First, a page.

"I am paving hell with energy... I am laying down good intentions which I believe durable as flint." ~ Charlotte Brontë
"On its third rising only a portion of the drawing-room was disclosed; the rest being concealed by a screen, hung with some sort of dark and coarse drapery. The marble basin was removed; in its place, stood a deal table and a kitchen chair: these objects were visible by a very dim light proceeding from a horn lantern, the wax candles being all extinguished." ~ Charlotte Brontë
"I am not fond of the prattle of children,' he continued; 'for, old bachelor as I am, I have no pleasant associations connected with their lisp. It would be intolerable to me to pass a whole evening tete-a-tete with a brat..." ~ Charlotte Brontë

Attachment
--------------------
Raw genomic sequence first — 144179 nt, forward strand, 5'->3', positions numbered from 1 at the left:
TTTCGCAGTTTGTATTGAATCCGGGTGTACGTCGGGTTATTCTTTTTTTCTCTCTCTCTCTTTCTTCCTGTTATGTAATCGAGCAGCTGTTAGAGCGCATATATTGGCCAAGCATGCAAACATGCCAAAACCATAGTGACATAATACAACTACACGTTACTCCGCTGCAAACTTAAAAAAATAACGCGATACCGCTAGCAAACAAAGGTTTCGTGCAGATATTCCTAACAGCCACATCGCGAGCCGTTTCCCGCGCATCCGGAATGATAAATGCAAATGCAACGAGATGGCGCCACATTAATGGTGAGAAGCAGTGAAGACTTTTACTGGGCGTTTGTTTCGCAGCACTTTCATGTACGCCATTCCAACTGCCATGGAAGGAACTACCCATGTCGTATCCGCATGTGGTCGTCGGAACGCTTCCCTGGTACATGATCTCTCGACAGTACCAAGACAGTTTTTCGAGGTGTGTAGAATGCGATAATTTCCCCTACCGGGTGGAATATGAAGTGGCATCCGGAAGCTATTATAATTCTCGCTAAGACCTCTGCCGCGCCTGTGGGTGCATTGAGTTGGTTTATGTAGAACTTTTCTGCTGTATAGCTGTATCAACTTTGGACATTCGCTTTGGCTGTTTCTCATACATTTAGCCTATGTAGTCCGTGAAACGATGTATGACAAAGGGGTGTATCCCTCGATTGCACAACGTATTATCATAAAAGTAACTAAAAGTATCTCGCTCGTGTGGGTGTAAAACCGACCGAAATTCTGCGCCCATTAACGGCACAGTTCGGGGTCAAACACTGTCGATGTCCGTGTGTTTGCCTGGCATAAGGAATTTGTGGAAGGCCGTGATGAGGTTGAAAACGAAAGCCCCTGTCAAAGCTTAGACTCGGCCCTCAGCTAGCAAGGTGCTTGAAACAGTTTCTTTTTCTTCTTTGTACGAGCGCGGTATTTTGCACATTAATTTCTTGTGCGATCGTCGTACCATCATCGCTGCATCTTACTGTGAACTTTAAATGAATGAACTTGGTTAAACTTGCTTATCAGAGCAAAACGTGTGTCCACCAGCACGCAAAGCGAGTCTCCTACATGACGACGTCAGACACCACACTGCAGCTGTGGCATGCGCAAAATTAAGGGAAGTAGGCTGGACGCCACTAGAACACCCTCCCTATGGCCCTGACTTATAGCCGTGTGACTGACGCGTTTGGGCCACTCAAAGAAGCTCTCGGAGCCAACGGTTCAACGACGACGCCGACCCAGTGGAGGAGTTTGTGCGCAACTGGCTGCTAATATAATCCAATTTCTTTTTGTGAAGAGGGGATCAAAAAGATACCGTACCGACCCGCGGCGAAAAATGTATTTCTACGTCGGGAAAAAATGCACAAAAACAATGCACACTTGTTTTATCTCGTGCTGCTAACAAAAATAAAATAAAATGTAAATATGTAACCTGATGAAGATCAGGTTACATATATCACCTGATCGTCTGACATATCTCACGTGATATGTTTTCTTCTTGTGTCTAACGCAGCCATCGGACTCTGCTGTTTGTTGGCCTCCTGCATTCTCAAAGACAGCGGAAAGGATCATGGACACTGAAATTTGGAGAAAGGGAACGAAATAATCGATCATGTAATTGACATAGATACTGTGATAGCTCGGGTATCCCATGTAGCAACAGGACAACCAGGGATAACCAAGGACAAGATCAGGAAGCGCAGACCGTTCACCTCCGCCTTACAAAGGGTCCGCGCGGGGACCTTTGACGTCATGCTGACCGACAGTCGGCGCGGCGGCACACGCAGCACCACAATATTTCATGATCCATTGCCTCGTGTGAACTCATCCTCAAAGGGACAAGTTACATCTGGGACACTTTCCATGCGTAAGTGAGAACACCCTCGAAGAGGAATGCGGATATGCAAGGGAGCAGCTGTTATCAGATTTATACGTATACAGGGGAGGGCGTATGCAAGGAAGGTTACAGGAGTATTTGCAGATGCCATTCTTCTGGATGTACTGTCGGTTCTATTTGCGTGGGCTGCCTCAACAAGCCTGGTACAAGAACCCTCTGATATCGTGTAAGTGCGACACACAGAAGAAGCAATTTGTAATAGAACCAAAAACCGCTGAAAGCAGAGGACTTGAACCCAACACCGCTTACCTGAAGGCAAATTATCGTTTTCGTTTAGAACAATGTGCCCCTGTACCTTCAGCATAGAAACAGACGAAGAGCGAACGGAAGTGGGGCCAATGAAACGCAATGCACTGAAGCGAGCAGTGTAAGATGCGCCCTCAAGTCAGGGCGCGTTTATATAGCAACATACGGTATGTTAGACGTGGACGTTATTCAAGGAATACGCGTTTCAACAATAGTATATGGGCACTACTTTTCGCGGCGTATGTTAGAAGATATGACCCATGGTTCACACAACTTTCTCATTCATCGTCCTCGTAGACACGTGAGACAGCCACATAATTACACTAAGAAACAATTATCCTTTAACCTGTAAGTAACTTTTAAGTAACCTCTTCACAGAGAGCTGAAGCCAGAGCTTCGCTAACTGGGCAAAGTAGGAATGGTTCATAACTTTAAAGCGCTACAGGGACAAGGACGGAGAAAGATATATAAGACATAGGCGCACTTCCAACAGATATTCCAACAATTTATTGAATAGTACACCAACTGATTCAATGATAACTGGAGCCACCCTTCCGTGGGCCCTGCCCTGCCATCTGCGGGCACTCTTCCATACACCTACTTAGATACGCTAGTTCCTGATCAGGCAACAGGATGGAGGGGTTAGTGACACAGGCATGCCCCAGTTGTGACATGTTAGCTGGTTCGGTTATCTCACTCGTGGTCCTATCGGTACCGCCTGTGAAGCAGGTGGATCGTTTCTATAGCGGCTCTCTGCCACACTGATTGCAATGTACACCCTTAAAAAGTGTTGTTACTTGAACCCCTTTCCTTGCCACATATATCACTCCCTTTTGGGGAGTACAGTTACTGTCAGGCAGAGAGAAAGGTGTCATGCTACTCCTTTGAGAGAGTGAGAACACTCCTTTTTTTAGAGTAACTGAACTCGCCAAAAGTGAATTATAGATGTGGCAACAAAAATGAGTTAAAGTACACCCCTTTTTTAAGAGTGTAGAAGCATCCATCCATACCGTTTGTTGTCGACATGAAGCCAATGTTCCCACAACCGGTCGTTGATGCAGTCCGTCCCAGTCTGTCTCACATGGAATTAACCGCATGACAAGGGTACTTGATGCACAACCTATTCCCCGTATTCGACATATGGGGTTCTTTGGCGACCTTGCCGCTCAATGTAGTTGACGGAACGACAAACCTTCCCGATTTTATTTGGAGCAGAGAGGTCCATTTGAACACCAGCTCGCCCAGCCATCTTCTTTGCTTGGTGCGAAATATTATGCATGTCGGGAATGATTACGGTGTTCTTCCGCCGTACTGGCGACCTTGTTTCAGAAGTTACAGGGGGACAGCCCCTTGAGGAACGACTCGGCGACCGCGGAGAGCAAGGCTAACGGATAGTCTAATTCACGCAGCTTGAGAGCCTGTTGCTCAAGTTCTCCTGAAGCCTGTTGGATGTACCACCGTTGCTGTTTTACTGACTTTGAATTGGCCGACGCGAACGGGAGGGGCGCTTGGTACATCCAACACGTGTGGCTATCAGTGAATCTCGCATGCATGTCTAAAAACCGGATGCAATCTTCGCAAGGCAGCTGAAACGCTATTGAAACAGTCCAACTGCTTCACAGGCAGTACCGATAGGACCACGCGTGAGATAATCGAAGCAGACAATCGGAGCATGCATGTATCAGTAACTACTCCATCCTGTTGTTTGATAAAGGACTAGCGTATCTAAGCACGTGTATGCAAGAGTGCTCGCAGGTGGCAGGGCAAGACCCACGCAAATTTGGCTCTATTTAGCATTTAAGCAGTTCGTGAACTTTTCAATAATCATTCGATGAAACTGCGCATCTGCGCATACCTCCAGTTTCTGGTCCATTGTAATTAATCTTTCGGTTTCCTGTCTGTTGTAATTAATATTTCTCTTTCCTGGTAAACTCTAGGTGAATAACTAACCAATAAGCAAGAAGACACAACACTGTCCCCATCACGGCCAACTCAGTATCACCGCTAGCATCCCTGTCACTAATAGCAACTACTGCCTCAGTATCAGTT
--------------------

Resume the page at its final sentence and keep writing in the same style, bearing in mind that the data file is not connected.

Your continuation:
"I am glad you are no relation of mine. I will never call you aunt again as long as I live. I will never come to visit you when I am grown up; and if any one asks me how I liked you, and how you treated me, I will say the very thought of you makes me sick, and that you treated me with miserable cruelty. . . . You think I have no feelings, and that I can do without one bit of love or kindness; but I cannot live so: and you have no pity. I shall remember how you thrust me back . . . into the red-room. . . . And that punishment you made me suffer because your wicked boy struck me—knocked me down for nothing. I will tell anybody who asks me questions this exact tale. 'Ere I had finished this reply, my soul began to expand, to exult, with the strangest sense of freedom, of triumph, I ever felt. It seemed as if an invisible bond had burst, and that I had struggled out into unhoped-for liberty. . . ." ~ Charlotte Brontë